Tales of the harrowing—and often degrading—working conditions at Amazon have spread far and wide. Yet the company has successfully circumvented attempts to change its ways. With the aid of extremely accommodating local, state, and national officials, America’s second-largest company (right after Walmart) has developed an elaborate system of workplace surveillance and anti-union propaganda to prevent its low-wage workers from organizing.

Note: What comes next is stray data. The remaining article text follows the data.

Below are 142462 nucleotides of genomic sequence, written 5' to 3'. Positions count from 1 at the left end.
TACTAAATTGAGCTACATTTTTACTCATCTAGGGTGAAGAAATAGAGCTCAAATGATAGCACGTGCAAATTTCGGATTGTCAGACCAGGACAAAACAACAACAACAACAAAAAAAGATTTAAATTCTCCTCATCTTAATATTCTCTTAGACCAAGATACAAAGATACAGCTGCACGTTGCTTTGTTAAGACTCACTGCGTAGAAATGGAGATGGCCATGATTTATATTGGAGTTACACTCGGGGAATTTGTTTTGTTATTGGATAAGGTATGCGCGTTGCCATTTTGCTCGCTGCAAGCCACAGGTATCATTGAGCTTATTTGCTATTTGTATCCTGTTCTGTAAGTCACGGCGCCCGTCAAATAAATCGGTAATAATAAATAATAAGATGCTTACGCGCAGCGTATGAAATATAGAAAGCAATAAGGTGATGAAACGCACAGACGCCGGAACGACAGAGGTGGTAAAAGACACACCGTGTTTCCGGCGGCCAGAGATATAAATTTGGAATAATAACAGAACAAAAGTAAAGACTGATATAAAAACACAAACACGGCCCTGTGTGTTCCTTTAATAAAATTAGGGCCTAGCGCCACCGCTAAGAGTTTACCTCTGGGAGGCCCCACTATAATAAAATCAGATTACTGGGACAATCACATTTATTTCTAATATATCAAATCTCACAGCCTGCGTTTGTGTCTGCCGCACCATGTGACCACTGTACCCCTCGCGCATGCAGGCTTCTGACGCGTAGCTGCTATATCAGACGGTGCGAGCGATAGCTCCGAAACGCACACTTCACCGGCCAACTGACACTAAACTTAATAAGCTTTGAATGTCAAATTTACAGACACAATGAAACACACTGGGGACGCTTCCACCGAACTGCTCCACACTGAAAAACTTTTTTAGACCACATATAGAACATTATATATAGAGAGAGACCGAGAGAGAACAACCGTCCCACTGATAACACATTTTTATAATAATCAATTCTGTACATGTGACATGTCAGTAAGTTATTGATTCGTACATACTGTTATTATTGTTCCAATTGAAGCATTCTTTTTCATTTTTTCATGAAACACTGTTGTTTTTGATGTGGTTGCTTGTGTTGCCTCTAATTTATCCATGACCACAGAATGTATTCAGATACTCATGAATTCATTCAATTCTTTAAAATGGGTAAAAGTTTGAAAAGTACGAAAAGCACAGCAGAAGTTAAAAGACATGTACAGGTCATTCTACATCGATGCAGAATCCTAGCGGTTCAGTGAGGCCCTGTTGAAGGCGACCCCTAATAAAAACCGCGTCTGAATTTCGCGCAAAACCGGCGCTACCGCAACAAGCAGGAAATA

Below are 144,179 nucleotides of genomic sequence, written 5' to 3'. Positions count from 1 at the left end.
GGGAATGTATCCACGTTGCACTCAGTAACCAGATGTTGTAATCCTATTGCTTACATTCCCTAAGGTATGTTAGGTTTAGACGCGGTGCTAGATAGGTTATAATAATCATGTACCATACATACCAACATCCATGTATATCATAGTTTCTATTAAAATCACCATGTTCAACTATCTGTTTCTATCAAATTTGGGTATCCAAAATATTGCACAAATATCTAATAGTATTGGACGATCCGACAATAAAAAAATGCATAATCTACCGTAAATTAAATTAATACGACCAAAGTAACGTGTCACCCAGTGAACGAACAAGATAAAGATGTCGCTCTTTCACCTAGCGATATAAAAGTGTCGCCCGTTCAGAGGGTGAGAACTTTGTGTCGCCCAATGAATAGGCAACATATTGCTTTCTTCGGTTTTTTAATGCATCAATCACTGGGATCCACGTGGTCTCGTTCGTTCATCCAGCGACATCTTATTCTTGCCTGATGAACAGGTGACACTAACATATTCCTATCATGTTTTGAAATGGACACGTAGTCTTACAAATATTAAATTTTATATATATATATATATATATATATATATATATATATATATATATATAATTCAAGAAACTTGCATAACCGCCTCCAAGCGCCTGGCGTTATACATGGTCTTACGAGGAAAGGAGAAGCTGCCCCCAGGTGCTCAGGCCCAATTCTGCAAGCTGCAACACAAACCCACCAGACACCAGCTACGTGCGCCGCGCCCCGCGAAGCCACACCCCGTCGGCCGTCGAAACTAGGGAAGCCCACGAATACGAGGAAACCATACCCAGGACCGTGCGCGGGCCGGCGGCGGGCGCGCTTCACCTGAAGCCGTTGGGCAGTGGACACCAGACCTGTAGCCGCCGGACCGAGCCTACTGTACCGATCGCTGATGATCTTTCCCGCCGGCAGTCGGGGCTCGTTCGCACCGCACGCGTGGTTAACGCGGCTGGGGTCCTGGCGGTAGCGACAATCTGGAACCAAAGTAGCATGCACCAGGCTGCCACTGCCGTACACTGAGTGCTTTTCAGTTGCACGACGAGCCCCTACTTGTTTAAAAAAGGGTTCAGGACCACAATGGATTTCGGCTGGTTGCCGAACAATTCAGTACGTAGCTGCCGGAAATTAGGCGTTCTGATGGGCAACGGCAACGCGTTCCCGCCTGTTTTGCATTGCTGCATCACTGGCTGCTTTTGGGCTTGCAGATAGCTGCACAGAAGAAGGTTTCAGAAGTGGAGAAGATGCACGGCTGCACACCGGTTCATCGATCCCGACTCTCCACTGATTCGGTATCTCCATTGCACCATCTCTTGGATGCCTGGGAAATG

In the July issue of Harper’s Magazine, Daniel Brook relates the concerns of workers in and around the Amazon fulfillment center in Bessemer, Alabama. The warehouse attracted national attention this spring when it played host to a fierce battle over unionization. Pro-union workers lost by a margin of more than two to one, but Brook shows that the internal deliberations were far more complicated than the results suggest. Both pro- and anti-union workers in the area also struggle with the legacy of Reconstruction, when racist and socioeconomic controls on working class people were codified into law. On this week’s episode of the podcast, Brook unpacks the lessons of his trips to Bessemer with Harper’s web editor Violet Lucca. In their conversation, Lucca and Brook speculate on what lies ahead for the Amazon precariat—and for the consumers who depend on their labor.